7/9/2014Important Directives and pointsORG address :Tells the linker theaddress where to start placingthe data/instruction that follow.DW: Tells the assemblerthat the data following is16-bit sizeReset vector: address of firstinstruction to be fetched.(In this ex. Label ResVector)OTHER GENERAL CONCEPTS10

7/9/2014Constant generators registers R3and R2 in MSP430 For certain immediate mode source values,behavior is similar to register mode by using aconstant generator register. Values #0, #1, #2, #-1 are generated by R3 . Value #4 is automatically generated by R2 Absolute value 0 in 0(Rn) is generated by R2 Change is transparent to user; must be taken intoaccount for timing and instruction size (see ex. 4.4)Constant generator examples Language machine for mov #3, R5 is 4035 0003, two cycles– Instruction word 4035: most significan nibble 4 for mov, least significant 5 for R5 03 indicates immediate mode source, data being the number thatfollows (0003), Language machine for mov #2, R5 is 4325– 3-2: immediate value with R3 generating #2 in word instruction ( 0-01-0) in nibble 2 Language machine for mov.b #2,R5 is 4365– 3-6: immediate value with R3 generating 2 in byte instruction ( 0-1-10) in nibble 611

7/9/2014Byte size Operand (1/2) For memory data, instruction works asrequired– Examples with [0204] 3A2F, [0306] ABCD That is, [0204] 2F, [0205] 3A, [0306] CD, [0307] AB1. mov &0x204, 0x0306 yields [0306] 3A2FThis was a word size operand2. mov.b &0x204,&0x0306 yields [0306] AB2F3. mov.b &0x205, 0x0306 yields [0306] AB3A4. add.b 0X0307,&0205h yields [0204] ABCDByte size operands (2/2) Working in register mode:– When in source, take LSB only.– When in Destination: result goes to LSB, MSB 00 Examples with initial R5 CA50, R6 2345,[0204] ABCD– mov.b R5, 0x0204 yields [0204] AB50– mov.b R5, R6 yields R6 0050– add.b &0x0205, R5 yields R5 00FB12

7/9/2014INSTRUCTIONSMSP430 Instruction Set 27 Core Instructions and 24 emulated instructions Core instructions are the machine native languageinstructions, supported by hardware. Emulated instructions are “macros” translatedautomatically by the assembler to an equivalent coreinstruction– Defined to make programming easier to read and write– Already standard.13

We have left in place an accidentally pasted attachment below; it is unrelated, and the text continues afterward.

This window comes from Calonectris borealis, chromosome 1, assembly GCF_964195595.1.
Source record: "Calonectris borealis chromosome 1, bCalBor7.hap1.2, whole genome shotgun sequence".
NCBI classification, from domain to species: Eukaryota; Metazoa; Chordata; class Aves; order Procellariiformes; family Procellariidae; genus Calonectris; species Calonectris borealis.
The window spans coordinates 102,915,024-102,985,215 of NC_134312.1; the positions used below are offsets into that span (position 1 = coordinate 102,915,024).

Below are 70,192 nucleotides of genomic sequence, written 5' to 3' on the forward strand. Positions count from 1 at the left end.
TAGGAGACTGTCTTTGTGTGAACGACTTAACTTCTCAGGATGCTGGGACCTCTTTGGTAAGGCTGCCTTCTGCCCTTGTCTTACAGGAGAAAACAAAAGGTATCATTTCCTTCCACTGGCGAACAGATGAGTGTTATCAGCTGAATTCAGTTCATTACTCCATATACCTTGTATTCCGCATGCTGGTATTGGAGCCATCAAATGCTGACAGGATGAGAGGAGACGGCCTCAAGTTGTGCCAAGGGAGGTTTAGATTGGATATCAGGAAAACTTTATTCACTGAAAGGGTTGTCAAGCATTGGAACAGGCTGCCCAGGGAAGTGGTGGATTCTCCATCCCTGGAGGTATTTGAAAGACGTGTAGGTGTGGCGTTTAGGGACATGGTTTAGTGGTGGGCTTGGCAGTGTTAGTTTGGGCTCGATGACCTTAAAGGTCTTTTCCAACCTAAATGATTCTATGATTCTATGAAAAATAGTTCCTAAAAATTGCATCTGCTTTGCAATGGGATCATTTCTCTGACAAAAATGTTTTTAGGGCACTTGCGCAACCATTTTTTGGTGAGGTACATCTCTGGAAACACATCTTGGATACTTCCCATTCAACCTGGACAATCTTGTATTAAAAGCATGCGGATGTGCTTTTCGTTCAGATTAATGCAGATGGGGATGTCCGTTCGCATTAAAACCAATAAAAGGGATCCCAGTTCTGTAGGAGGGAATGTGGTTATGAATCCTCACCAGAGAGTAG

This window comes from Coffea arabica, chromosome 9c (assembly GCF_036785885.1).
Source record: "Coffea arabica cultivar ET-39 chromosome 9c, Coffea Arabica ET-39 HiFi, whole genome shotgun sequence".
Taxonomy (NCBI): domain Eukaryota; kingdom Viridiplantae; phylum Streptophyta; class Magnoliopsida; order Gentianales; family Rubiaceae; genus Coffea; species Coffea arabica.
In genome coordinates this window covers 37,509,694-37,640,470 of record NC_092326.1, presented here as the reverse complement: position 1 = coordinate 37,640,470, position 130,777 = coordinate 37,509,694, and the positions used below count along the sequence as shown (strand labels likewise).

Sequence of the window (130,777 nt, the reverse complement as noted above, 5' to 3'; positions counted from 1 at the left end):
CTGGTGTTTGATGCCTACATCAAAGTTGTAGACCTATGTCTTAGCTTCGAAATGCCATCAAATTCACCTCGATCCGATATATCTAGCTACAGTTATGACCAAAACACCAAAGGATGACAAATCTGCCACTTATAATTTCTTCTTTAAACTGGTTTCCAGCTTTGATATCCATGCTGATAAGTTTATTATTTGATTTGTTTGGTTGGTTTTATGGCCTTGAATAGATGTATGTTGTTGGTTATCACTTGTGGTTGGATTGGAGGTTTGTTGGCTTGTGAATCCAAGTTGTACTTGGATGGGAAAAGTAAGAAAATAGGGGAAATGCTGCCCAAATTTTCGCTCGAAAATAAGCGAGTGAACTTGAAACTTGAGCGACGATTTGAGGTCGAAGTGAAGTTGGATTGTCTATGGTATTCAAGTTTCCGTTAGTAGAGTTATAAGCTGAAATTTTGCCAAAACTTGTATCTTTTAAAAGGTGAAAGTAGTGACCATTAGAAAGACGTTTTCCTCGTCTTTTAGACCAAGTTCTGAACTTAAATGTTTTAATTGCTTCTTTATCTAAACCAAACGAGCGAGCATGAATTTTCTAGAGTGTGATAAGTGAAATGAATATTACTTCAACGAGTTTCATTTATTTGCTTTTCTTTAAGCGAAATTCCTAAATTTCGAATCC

7/9/2014Data transfer instructions mov src, dest( dest src)– mov src,dest mov.w src, dest; mov.b src, dest push src (1. SP SP-2; 2. (SP) src)– push.b only pushes the byte, but moves SP two places. pop dest mov @SP , dest– This is an emulated instruction– pop.b dest moves only byte, but SP SP 2 anyway Verify the your understanding by checking the followinginstructions in your assembler.– push #0xABCD, push.b #0xCD, pop r10, pop.b r11 swpb srcSwaps low and most significant bytes of word src– No byte operation allowedRemarks on Push and Pop (1/3) To recover an original item, the number of pushoperations must equal the number of pop operations– In MSP430 and orthogonal mcu’s, we can “simulate” a popor push adjustment by manipulating SP instead. Example: add #2,SP to get the update of a pop without actuallydoing a pop. When just storing temporarily, for later retrieve, becareful with number and order of stack operations– Pop in reverse order– Never start with a pop because you get garbage.14

7/9/2014Some Remarks on push and pop (2/3) Correctpush R6push R5 other instructionspop R5pop R6 ‘Pop’ the last item you‘pushed’ Incorrect (be careful)push R6push R5 other instructionspop R6pop R5 But you can definemacro swp R5,R6this way! Ha haRemarks on stack management Push and Pop operations are managed withthe stack pointer SP Once a data is popped out, it cannot beretrieved with a stack operation– Use mov for this purpose You can work with items in stack the sameway you work with memory.15

7/9/2014Arithmetic Instructions*** Affect flags ***Normal Flag effects for additionand subtraction C 0 if not carry; C 1 if carry– For addition: C 1 means a carry is generated– For subtraction: C 0 means a borrow is needed; Z 0 if destination is not zero, Z 1 if result is zero (cleared) N most significant bit of destination V 1 if overflow in addition or subtraction, V 0 if notoverflow– Addition overflow if two signed integers of same sign yields a result ofdifferent sign– Subtraction overflow if difference between numbers of different signhas the sign of subtrahend16